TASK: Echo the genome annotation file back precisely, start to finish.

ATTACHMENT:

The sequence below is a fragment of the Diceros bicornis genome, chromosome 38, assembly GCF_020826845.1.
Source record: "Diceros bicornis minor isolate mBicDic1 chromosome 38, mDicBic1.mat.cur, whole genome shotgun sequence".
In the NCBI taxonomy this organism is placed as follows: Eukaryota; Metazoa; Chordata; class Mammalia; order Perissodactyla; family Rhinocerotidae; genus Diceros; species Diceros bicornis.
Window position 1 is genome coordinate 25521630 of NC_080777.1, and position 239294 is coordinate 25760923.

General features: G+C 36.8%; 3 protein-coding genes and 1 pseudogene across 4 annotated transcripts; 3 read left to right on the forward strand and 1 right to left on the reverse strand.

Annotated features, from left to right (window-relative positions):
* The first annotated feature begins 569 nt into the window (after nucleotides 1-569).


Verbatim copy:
The sequence below is a fragment of the Diceros bicornis genome, chromosome 38, assembly GCF_020826845.1.
Source record: "Diceros bicornis minor isolate mBicDic1 chromosome 38, mDicBic1.mat.cur, whole genome shotgun sequence".
In the NCBI taxonomy this organism is placed as follows: Eukaryota; Metazoa; Chordata; class Mammalia; order Perissodactyla; family Rhinocerotidae; genus Diceros; species Diceros bicornis.
Window position 1 is genome coordinate 25521630 of NC_080777.1, and position 239294 is coordinate 25760923.

General features: G+C 36.8%; 3 protein-coding genes and 1 pseudogene across 4 annotated transcripts; 3 read left to right on the forward strand and 1 right to left on the reverse strand.

Annotated features, from left to right (window-relative positions):
* The first annotated feature begins 569 nt into the window (after nucleotides 1-569).